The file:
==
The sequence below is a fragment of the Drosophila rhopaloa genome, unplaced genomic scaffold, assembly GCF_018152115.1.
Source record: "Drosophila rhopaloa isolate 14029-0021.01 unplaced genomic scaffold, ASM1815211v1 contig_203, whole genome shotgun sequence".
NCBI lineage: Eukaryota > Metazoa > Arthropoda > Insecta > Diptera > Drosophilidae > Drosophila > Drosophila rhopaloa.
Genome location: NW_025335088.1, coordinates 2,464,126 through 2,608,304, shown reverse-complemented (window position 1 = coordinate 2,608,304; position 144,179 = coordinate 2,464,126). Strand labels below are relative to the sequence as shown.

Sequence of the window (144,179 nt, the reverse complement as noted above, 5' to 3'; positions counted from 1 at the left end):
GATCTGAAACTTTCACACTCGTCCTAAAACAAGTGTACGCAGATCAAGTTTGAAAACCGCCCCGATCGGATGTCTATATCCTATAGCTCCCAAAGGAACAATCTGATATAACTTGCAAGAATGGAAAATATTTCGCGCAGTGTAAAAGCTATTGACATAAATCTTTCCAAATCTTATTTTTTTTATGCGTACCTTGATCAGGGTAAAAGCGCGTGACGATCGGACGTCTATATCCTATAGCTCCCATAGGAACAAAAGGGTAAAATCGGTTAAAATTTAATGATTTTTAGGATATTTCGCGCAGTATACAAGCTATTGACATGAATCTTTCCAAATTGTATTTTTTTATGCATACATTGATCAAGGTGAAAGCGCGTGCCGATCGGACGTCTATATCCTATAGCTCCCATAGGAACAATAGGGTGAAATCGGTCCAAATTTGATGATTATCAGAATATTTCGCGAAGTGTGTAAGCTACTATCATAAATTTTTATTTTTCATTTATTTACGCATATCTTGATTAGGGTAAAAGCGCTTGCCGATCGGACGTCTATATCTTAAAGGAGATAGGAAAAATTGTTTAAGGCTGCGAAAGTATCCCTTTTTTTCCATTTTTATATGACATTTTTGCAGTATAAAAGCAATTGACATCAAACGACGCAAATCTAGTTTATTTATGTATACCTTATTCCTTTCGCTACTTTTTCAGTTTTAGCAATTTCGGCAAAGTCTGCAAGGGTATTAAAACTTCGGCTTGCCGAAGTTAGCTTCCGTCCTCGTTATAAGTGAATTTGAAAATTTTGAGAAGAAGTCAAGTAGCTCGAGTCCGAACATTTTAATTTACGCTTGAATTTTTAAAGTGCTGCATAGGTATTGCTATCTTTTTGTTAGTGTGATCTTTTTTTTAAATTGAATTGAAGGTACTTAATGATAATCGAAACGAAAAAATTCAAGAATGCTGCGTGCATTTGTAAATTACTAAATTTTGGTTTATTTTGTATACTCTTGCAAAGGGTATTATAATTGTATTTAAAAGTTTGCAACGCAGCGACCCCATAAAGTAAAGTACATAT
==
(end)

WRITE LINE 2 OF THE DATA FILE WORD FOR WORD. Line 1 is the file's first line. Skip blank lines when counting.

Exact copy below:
Source record: "Drosophila rhopaloa isolate 14029-0021.01 unplaced genomic scaffold, ASM1815211v1 contig_203, whole genome shotgun sequence".